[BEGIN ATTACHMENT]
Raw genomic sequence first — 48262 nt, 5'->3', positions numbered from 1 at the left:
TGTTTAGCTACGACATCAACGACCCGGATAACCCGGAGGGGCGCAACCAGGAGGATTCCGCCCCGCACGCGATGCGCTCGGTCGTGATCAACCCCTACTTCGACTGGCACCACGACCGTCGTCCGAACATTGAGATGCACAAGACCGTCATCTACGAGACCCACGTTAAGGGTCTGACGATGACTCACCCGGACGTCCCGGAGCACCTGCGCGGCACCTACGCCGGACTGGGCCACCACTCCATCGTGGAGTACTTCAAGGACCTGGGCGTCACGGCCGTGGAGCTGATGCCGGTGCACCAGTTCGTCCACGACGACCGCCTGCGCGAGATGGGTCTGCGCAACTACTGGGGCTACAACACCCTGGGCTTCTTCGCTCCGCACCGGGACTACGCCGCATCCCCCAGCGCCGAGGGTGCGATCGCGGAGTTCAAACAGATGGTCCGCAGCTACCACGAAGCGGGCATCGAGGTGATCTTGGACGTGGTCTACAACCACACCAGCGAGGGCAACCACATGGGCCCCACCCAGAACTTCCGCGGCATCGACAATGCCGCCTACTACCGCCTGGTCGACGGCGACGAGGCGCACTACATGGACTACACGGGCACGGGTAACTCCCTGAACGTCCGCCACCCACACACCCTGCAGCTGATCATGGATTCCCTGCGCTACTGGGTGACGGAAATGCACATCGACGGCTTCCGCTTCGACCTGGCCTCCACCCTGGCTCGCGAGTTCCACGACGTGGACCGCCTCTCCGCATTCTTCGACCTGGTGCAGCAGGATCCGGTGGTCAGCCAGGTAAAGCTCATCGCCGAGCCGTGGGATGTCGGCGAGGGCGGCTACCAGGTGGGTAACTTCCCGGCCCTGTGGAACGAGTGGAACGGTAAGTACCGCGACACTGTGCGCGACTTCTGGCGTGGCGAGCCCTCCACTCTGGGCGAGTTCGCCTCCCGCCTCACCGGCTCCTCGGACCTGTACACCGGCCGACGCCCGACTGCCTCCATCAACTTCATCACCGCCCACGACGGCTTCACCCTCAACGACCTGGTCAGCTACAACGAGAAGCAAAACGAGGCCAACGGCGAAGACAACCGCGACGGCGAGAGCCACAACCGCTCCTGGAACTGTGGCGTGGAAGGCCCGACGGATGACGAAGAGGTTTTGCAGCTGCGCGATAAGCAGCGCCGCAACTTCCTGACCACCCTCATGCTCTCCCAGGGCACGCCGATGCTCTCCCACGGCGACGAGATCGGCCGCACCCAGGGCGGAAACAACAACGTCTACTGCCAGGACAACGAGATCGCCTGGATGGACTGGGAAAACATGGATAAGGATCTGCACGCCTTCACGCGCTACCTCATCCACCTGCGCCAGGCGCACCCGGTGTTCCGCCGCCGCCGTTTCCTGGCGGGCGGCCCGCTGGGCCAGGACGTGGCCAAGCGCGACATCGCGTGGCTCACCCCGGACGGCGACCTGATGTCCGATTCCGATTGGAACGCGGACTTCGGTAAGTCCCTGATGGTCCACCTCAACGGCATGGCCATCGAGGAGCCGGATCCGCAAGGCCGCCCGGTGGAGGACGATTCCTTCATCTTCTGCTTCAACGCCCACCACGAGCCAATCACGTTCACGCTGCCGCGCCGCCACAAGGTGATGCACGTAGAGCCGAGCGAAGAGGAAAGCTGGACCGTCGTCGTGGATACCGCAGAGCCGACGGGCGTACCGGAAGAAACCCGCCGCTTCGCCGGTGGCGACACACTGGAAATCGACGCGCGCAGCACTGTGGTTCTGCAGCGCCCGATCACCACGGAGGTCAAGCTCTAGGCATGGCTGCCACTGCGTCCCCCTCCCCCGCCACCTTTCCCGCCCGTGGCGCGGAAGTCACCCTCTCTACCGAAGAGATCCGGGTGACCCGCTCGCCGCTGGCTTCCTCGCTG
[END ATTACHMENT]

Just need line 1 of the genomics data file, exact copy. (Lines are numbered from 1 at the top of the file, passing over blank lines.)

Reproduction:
Raw genomic sequence first — 48262 nt, 5'->3', positions numbered from 1 at the left: